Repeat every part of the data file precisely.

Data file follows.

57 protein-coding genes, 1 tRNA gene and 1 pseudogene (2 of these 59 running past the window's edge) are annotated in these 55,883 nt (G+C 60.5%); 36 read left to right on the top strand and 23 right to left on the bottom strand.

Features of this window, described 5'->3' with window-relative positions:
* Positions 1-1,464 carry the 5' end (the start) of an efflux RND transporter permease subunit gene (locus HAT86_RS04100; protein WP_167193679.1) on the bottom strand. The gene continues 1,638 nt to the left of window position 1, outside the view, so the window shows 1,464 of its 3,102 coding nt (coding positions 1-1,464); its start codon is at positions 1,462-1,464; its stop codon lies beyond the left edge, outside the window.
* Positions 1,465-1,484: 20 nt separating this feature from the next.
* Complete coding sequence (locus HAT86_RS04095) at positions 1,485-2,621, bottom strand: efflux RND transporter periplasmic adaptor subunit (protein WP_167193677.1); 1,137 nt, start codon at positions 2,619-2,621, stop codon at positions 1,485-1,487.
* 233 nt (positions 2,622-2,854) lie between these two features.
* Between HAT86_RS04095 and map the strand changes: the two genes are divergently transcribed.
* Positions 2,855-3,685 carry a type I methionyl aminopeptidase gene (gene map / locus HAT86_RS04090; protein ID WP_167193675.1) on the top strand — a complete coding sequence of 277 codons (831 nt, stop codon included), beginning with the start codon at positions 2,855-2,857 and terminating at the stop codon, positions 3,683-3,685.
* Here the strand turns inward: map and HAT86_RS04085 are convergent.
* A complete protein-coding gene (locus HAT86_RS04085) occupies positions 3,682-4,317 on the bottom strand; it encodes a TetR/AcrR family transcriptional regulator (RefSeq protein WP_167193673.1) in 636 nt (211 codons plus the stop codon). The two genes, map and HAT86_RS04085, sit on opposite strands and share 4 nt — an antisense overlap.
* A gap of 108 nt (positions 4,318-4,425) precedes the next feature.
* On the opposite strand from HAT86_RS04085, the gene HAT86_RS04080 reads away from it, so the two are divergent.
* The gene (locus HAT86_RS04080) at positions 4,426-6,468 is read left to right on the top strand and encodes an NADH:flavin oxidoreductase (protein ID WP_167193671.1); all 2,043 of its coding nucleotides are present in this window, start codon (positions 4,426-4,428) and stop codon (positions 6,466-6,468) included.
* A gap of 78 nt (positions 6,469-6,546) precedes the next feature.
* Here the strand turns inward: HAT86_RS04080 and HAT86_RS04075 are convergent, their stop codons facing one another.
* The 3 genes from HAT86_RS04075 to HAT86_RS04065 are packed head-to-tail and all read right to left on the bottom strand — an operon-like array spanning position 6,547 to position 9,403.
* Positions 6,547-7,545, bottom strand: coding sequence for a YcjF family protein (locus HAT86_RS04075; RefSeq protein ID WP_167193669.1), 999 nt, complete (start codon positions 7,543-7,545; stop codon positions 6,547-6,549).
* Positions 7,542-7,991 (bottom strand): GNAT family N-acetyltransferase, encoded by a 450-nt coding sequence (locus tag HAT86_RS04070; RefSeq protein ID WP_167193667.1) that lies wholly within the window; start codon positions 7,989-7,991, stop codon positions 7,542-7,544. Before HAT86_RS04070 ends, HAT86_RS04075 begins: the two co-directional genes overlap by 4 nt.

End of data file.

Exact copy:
57 protein-coding genes, 1 tRNA gene and 1 pseudogene (2 of these 59 running past the window's edge) are annotated in these 55,883 nt (G+C 60.5%); 36 read left to right on the top strand and 23 right to left on the bottom strand.

Features of this window, described 5'->3' with window-relative positions:
* Positions 1-1,464 carry the 5' end (the start) of an efflux RND transporter permease subunit gene (locus HAT86_RS04100; protein WP_167193679.1) on the bottom strand. The gene continues 1,638 nt to the left of window position 1, outside the view, so the window shows 1,464 of its 3,102 coding nt (coding positions 1-1,464); its start codon is at positions 1,462-1,464; its stop codon lies beyond the left edge, outside the window.
* Positions 1,465-1,484: 20 nt separating this feature from the next.
* Complete coding sequence (locus HAT86_RS04095) at positions 1,485-2,621, bottom strand: efflux RND transporter periplasmic adaptor subunit (protein WP_167193677.1); 1,137 nt, start codon at positions 2,619-2,621, stop codon at positions 1,485-1,487.
* 233 nt (positions 2,622-2,854) lie between these two features.
* Between HAT86_RS04095 and map the strand changes: the two genes are divergently transcribed.
* Positions 2,855-3,685 carry a type I methionyl aminopeptidase gene (gene map / locus HAT86_RS04090; protein ID WP_167193675.1) on the top strand — a complete coding sequence of 277 codons (831 nt, stop codon included), beginning with the start codon at positions 2,855-2,857 and terminating at the stop codon, positions 3,683-3,685.
* Here the strand turns inward: map and HAT86_RS04085 are convergent.
* A complete protein-coding gene (locus HAT86_RS04085) occupies positions 3,682-4,317 on the bottom strand; it encodes a TetR/AcrR family transcriptional regulator (RefSeq protein WP_167193673.1) in 636 nt (211 codons plus the stop codon). The two genes, map and HAT86_RS04085, sit on opposite strands and share 4 nt — an antisense overlap.
* A gap of 108 nt (positions 4,318-4,425) precedes the next feature.
* On the opposite strand from HAT86_RS04085, the gene HAT86_RS04080 reads away from it, so the two are divergent.
* The gene (locus HAT86_RS04080) at positions 4,426-6,468 is read left to right on the top strand and encodes an NADH:flavin oxidoreductase (protein ID WP_167193671.1); all 2,043 of its coding nucleotides are present in this window, start codon (positions 4,426-4,428) and stop codon (positions 6,466-6,468) included.
* A gap of 78 nt (positions 6,469-6,546) precedes the next feature.
* Here the strand turns inward: HAT86_RS04080 and HAT86_RS04075 are convergent, their stop codons facing one another.
* The 3 genes from HAT86_RS04075 to HAT86_RS04065 are packed head-to-tail and all read right to left on the bottom strand — an operon-like array spanning position 6,547 to position 9,403.
* Positions 6,547-7,545, bottom strand: coding sequence for a YcjF family protein (locus HAT86_RS04075; RefSeq protein ID WP_167193669.1), 999 nt, complete (start codon positions 7,543-7,545; stop codon positions 6,547-6,549).
* Positions 7,542-7,991 (bottom strand): GNAT family N-acetyltransferase, encoded by a 450-nt coding sequence (locus tag HAT86_RS04070; RefSeq protein ID WP_167193667.1) that lies wholly within the window; start codon positions 7,989-7,991, stop codon positions 7,542-7,544. Before HAT86_RS04070 ends, HAT86_RS04075 begins: the two co-directional genes overlap by 4 nt.